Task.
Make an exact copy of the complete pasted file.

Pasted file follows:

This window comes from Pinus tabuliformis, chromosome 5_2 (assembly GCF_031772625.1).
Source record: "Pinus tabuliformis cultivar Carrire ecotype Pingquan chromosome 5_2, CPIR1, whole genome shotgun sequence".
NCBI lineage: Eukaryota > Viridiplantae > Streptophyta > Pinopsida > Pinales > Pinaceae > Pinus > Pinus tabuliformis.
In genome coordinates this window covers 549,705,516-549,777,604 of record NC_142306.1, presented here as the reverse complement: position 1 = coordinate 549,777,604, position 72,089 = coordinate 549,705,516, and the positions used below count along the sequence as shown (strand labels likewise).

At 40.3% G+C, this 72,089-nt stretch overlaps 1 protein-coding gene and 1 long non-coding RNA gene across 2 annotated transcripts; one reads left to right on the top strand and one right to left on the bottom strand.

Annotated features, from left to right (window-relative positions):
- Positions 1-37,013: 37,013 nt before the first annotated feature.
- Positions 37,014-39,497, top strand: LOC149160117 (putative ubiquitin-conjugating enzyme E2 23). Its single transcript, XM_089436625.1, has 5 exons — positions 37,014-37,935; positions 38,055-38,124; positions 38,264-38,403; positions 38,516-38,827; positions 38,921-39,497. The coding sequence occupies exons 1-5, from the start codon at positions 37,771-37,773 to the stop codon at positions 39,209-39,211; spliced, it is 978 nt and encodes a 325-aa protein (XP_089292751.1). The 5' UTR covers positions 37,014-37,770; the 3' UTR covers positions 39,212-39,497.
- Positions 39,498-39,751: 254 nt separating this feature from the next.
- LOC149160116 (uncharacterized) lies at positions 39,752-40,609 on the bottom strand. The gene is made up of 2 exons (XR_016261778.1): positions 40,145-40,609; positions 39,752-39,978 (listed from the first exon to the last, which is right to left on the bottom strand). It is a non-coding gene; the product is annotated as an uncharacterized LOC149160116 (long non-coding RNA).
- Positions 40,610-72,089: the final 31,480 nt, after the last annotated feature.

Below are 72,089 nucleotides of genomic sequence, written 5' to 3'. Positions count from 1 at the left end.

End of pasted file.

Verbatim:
This window comes from Pinus tabuliformis, chromosome 5_2 (assembly GCF_031772625.1).
Source record: "Pinus tabuliformis cultivar Carrire ecotype Pingquan chromosome 5_2, CPIR1, whole genome shotgun sequence".
NCBI lineage: Eukaryota > Viridiplantae > Streptophyta > Pinopsida > Pinales > Pinaceae > Pinus > Pinus tabuliformis.
In genome coordinates this window covers 549,705,516-549,777,604 of record NC_142306.1, presented here as the reverse complement: position 1 = coordinate 549,777,604, position 72,089 = coordinate 549,705,516, and the positions used below count along the sequence as shown (strand labels likewise).

At 40.3% G+C, this 72,089-nt stretch overlaps 1 protein-coding gene and 1 long non-coding RNA gene across 2 annotated transcripts; one reads left to right on the top strand and one right to left on the bottom strand.

Annotated features, from left to right (window-relative positions):
- Positions 1-37,013: 37,013 nt before the first annotated feature.
- Positions 37,014-39,497, top strand: LOC149160117 (putative ubiquitin-conjugating enzyme E2 23). Its single transcript, XM_089436625.1, has 5 exons — positions 37,014-37,935; positions 38,055-38,124; positions 38,264-38,403; positions 38,516-38,827; positions 38,921-39,497. The coding sequence occupies exons 1-5, from the start codon at positions 37,771-37,773 to the stop codon at positions 39,209-39,211; spliced, it is 978 nt and encodes a 325-aa protein (XP_089292751.1). The 5' UTR covers positions 37,014-37,770; the 3' UTR covers positions 39,212-39,497.
- Positions 39,498-39,751: 254 nt separating this feature from the next.
- LOC149160116 (uncharacterized) lies at positions 39,752-40,609 on the bottom strand. The gene is made up of 2 exons (XR_016261778.1): positions 40,145-40,609; positions 39,752-39,978 (listed from the first exon to the last, which is right to left on the bottom strand). It is a non-coding gene; the product is annotated as an uncharacterized LOC149160116 (long non-coding RNA).
- Positions 40,610-72,089: the final 31,480 nt, after the last annotated feature.

Below are 72,089 nucleotides of genomic sequence, written 5' to 3'. Positions count from 1 at the left end.